The Rabbit And The Skin Horse

    Twenty-five years ago I purchased a small book entitled ” THE VELVETEEN RABBIT ” by Margery Williams. Being a writer, I was fascinated with the theme of the book “How Toys Become Real”. For some thirty years I was on the road doing special meeting work. The airport was my second home and after reading the hardback book of 38 pages a number of times, I became aware of the various toys that kids were bringing on board. As a rule, they were not new toys or wind-ups. They were the Raggedy Ann type of dolls or animals. It was almost as if these stuffed-animals had become real to the kids. They would hug them, caress and kiss them. I listened as they carried on a steady conversation with them. While most of them were old and tattered they had, in a sense become real to the owner.
    The story begins with these words; “There was once a velveteen rabbit, and in the beginning he was really splendid. He was fat and bunchy, as a rabbit should be; his coat was spotted brown and white, he had real whiskers and his ears were lined with pink Sateen. On Christmas morning, when he sat wedged in the top of the Boy’s stocking, with a sprig of holly between his paws, the effect was charming.”
    The story was simple; the stuffed rabbit wanted to become real. He didn’t even know that real rabbits existed. He thought they were all stuffed with sawdust like himself. For a long time he lived in the rich boys toy cupboard or on the nursery floor.
    “The skin horse had lived longer in the nursery than any of the others. He was so old that his brown coat was bald in patches and showed the seams underneath and most of the hairs in his tail had been pulled out to string bead necklaces. He was wise, for he had seen a long succession of mechanical toys arrive to boast and swagger, and by and by break their mainsprings and pass away. He knew they were only toys and would never turn into anything else. For nursery magic is very strange and wonderful, and only those playthings that were old and wise and experienced like the Skin Horse could understand all about it.”
    “What is real?” asked the Rabbit one day, when they were lying side by side near the nursery fender, before Nana came to tidy the room. “Does real mean having things that buzz inside you and having a stick-out handle?”
    “Real isn’t how you’re made,” replied the Skin Horse. “Real is a thing that happens to you, when a child loves you for a long, long, time, not just to play with but REALLY loves you, then you become real.”
    “Does it hurt to become real?” asked the rabbit.
    “Sometimes,” said the Skin Horse, for he was always truthful. “When you are real you don’t mind being hurt.”
    “How does it happen?” asked the Rabbit. Does it happen all at once,” he asked, “or bit by bit?”
    “It doesn’t happen all at once,” said the Skin Horse. “You become! It takes a long long time. That’s why it doesn’t often happen to people who break easily, or have sharp edges, or those who have to be carefully kept. Generally, by the time you become real, most of your hair has been loved off, and your eyes drop out and you get loose in the joints and look very shabby. But these things don’t matter at all, because once you are Real; you can’t be ugly, except to people who don’t understand.”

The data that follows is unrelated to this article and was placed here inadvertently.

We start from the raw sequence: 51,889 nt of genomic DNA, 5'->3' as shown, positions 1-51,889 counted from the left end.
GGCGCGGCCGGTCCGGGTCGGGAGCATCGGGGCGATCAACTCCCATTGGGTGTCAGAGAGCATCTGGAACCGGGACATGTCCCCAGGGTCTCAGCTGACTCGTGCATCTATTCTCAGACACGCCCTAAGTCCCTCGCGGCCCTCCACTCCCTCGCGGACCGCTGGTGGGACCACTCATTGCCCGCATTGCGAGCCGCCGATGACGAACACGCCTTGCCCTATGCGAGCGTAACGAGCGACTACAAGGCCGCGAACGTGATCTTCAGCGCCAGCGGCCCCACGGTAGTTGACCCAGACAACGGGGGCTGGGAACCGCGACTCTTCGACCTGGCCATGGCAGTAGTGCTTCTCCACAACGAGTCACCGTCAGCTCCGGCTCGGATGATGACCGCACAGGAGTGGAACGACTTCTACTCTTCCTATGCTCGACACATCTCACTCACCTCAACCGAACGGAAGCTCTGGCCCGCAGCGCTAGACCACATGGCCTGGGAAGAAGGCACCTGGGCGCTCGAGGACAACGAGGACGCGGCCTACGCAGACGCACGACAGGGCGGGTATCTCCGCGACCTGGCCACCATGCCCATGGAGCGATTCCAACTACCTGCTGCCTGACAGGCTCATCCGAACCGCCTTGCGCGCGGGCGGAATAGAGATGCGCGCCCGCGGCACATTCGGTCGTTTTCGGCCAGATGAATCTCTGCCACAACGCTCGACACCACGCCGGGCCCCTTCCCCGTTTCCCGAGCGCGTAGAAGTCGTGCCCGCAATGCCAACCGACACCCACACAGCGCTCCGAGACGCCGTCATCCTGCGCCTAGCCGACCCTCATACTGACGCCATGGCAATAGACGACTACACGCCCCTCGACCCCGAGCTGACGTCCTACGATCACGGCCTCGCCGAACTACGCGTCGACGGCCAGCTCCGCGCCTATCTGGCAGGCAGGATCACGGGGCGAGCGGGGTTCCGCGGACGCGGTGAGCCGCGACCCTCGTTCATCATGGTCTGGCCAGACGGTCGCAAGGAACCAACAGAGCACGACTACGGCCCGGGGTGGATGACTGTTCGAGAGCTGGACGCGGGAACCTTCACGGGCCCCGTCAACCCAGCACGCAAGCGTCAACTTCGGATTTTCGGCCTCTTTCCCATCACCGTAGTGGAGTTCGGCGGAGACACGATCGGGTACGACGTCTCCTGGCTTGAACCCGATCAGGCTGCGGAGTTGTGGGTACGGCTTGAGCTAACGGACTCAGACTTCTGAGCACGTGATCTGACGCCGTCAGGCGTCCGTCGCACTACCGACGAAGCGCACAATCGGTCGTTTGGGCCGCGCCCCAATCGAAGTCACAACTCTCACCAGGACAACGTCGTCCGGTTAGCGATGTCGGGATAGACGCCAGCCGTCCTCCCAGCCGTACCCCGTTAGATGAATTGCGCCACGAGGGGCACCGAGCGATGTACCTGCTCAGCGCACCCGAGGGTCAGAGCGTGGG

“So time went on and the little Rabbit was very happy – so happy that he never noticed how his beautiful velveteen fur was getting shabbier and shabbier and his tail was coming unsewn, and all the pink rubbed off his nose where the boy had loved him and kissed him.”
    Weeks passed by and the little Rabbit grew very old and shabby. But the boy loved him just as much if not more. He lost his whiskers and the pink lining turned grey and he even began to lose his shape and he scarcely looked like a rabbit anymore.
    There is no way that I can finish this story and remain within the bounds of words allowed in my column. You can order this book directly from Kalman and Polon, Inc., 2175 Lemaine Avenue, Fort Lee, New Jersey (07024). The book will thrill you and marvel at the wisdom of this fairy-tale story, written for kids of young age. I will tell you, like all stories of this kind, that it has a most happy ending.
    What surprises me is how much wisdom is packed into this little book of 38 pages. It reminds me of the scripture, “Who is a wise man and endued with knowledge among you? Let him show out of a good conversation his works with meekness of wisdom. This wisdom that is from above is first pure, then peaceable, gentle, and easy to be intreated, full of mercy and good fruits, without partiality and without hypocrisy. And the fruit of righteousness is sown in peace of them that make peace” (James 3:13-18).


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